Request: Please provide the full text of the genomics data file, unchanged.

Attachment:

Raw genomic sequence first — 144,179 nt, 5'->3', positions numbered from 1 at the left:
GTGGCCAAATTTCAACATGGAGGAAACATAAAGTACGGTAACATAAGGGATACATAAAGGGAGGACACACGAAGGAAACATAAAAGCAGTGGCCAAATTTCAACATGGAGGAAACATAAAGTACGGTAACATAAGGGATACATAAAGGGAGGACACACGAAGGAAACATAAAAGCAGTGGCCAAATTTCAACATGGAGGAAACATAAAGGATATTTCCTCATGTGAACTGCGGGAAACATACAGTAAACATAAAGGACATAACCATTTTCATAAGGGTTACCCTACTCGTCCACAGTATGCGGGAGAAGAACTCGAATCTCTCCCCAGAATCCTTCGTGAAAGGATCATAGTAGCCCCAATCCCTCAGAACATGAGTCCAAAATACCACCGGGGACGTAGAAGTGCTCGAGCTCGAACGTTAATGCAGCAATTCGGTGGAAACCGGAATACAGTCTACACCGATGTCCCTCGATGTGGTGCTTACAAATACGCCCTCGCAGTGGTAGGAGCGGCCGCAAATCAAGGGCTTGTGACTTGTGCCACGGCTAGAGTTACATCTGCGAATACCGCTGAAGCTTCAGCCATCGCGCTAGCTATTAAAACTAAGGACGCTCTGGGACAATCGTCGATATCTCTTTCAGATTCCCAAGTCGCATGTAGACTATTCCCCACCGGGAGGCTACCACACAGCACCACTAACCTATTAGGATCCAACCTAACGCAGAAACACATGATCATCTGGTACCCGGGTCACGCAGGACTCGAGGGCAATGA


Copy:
Raw genomic sequence first — 144,179 nt, 5'->3', positions numbered from 1 at the left:
GTGGCCAAATTTCAACATGGAGGAAACATAAAGTACGGTAACATAAGGGATACATAAAGGGAGGACACACGAAGGAAACATAAAAGCAGTGGCCAAATTTCAACATGGAGGAAACATAAAGTACGGTAACATAAGGGATACATAAAGGGAGGACACACGAAGGAAACATAAAAGCAGTGGCCAAATTTCAACATGGAGGAAACATAAAGGATATTTCCTCATGTGAACTGCGGGAAACATACAGTAAACATAAAGGACATAACCATTTTCATAAGGGTTACCCTACTCGTCCACAGTATGCGGGAGAAGAACTCGAATCTCTCCCCAGAATCCTTCGTGAAAGGATCATAGTAGCCCCAATCCCTCAGAACATGAGTCCAAAATACCACCGGGGACGTAGAAGTGCTCGAGCTCGAACGTTAATGCAGCAATTCGGTGGAAACCGGAATACAGTCTACACCGATGTCCCTCGATGTGGTGCTTACAAATACGCCCTCGCAGTGGTAGGAGCGGCCGCAAATCAAGGGCTTGTGACTTGTGCCACGGCTAGAGTTACATCTGCGAATACCGCTGAAGCTTCAGCCATCGCGCTAGCTATTAAAACTAAGGACGCTCTGGGACAATCGTCGATATCTCTTTCAGATTCCCAAGTCGCATGTAGACTATTCCCCACCGGGAGGCTACCACACAGCACCACTAACCTATTAGGATCCAACCTAACGCAGAAACACATGATCATCTGGTACCCGGGTCACGCAGGACTCGAGGGCAATGA